In any case, the current PBO, Kevin Page, will very soon be the ex-PBO, and his interim successor is, believe it or not, the Librarian of Parliament.
Henry ll addressed his entourage and asked of the Archbishop of Canterbury, Thomas Becket: "Will no one rid me of this meddlesome priest?" . . . and Becket was soon dead.
We don't know what instructions the government gave the Librarian of Parliament about the Budget Office, but we can be fairly sure it was not: "Keep up Kevin Page's good work!"
Sneaky on sick leave, too
There had been news stories leading up to the 2013 budget predicting that it would claw back public service sick leave.
And this budget does that, sort of.
The budget says, buried in the chapter on "more efficient government operations," that the government will "examine its human resources practices" in a number of areas, including disability and sick leave.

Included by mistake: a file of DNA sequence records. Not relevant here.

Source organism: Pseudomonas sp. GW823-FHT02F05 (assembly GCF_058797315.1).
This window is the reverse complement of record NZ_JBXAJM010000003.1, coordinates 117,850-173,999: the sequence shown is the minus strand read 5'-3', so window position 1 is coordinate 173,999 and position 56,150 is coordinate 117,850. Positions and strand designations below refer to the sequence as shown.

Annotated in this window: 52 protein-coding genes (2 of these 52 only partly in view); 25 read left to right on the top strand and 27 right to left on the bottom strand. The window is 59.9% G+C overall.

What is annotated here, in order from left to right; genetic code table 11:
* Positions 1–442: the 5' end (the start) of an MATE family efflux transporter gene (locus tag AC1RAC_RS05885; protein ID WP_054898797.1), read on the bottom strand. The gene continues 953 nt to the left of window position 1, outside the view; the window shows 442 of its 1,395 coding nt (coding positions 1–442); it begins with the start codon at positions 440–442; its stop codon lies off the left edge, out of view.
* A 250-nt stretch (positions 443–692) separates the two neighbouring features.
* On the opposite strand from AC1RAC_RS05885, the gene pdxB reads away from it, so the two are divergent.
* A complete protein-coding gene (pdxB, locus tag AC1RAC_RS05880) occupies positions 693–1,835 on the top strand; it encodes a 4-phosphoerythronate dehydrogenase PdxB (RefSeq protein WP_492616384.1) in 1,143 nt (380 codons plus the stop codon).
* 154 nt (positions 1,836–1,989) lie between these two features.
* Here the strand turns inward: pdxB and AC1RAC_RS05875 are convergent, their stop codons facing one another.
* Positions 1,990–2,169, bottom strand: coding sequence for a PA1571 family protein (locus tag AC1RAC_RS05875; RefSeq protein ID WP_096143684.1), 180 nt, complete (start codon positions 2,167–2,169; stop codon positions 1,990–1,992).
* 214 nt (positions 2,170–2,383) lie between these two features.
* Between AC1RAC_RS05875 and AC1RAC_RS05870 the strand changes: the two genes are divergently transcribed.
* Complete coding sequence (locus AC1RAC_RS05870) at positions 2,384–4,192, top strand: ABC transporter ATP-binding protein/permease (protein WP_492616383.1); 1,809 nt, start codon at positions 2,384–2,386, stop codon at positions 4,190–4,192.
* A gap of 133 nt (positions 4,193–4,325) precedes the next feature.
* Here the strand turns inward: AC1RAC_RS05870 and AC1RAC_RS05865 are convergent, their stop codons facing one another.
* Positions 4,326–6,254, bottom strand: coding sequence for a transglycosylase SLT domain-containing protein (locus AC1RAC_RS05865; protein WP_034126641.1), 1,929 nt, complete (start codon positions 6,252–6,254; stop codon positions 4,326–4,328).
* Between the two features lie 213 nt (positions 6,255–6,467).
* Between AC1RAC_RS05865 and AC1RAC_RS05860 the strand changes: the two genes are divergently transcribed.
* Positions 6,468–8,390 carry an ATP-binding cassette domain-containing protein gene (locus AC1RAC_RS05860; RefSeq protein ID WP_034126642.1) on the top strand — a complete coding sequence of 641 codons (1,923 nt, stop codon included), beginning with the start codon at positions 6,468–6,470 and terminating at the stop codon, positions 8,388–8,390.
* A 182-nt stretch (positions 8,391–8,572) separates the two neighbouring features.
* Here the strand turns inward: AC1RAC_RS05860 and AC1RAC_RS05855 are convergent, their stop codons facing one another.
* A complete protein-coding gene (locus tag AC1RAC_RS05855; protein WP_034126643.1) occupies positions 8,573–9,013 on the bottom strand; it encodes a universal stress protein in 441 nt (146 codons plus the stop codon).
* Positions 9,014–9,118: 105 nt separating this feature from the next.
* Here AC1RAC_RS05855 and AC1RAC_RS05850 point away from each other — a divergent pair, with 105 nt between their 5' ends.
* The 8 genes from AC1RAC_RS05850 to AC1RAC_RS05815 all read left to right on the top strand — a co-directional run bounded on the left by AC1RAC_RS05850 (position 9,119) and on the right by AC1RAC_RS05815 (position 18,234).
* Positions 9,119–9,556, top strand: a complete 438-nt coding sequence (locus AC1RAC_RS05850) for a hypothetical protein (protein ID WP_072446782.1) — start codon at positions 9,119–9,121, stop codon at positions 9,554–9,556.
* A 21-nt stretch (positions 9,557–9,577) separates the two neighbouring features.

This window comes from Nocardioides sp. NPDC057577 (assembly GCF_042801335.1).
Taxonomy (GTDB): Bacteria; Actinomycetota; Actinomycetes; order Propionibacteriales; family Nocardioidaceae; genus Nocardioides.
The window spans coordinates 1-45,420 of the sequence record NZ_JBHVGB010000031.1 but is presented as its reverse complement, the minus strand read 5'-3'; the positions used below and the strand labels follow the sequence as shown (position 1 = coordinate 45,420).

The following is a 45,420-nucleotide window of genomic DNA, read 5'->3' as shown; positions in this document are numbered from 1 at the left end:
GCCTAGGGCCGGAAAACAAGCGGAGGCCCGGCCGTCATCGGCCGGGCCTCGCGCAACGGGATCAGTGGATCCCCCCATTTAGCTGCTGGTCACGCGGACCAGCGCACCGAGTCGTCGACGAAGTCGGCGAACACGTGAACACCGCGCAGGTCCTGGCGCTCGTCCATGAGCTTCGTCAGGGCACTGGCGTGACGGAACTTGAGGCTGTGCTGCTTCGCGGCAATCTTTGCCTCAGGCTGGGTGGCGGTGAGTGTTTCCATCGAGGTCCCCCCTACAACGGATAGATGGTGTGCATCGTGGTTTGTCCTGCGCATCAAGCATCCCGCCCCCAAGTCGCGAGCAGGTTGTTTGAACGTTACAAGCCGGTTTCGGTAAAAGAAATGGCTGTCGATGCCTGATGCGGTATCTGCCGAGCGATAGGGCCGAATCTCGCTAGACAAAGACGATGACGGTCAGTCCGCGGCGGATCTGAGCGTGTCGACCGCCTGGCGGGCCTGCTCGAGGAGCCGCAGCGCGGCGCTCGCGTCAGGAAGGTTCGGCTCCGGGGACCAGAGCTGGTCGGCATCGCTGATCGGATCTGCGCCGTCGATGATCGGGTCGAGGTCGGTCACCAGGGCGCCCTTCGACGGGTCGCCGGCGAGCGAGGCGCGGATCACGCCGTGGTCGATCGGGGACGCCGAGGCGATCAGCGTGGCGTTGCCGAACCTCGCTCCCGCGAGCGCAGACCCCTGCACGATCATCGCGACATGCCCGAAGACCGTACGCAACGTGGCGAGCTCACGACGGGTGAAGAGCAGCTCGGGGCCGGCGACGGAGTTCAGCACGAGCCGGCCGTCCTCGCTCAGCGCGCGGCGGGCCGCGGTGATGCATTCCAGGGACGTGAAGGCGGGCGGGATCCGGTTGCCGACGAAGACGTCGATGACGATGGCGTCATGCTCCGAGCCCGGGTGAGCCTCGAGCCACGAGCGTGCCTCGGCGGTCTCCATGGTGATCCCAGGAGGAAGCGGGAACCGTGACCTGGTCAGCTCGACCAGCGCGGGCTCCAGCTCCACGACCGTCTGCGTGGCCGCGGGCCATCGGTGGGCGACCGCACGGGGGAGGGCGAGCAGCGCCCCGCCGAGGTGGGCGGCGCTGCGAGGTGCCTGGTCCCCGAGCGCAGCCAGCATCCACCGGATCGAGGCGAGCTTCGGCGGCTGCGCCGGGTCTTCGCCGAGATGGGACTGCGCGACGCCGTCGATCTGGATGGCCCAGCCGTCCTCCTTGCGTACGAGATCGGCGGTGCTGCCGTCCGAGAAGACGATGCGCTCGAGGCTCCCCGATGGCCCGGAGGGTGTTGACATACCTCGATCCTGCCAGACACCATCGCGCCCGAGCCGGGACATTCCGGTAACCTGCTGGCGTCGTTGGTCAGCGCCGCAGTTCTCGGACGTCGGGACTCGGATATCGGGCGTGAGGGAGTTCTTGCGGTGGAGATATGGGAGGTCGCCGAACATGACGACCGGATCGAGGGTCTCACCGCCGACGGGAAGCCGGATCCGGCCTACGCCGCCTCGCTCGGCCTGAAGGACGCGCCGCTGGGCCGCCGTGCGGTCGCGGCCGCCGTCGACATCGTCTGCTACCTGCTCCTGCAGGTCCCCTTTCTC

The goal of this examination, budget 2013 says, is to ensure that "public servants receive appropriate servces that support a timely return to work."
The only tangible commitment on sick leave, for now, is for the government to consult key stakeholders in the coming months.
There is no mention in the budget of targeted savings to be achieved through limits on public service sick leave.
But, given the fact that the government has not charted a clear path to the balanced budget it promises for 2015, the Finance Minister has almost certainly set his sights on public servants, expecting them to give even more at the office than they have thus far.
No frontal attack on the union movement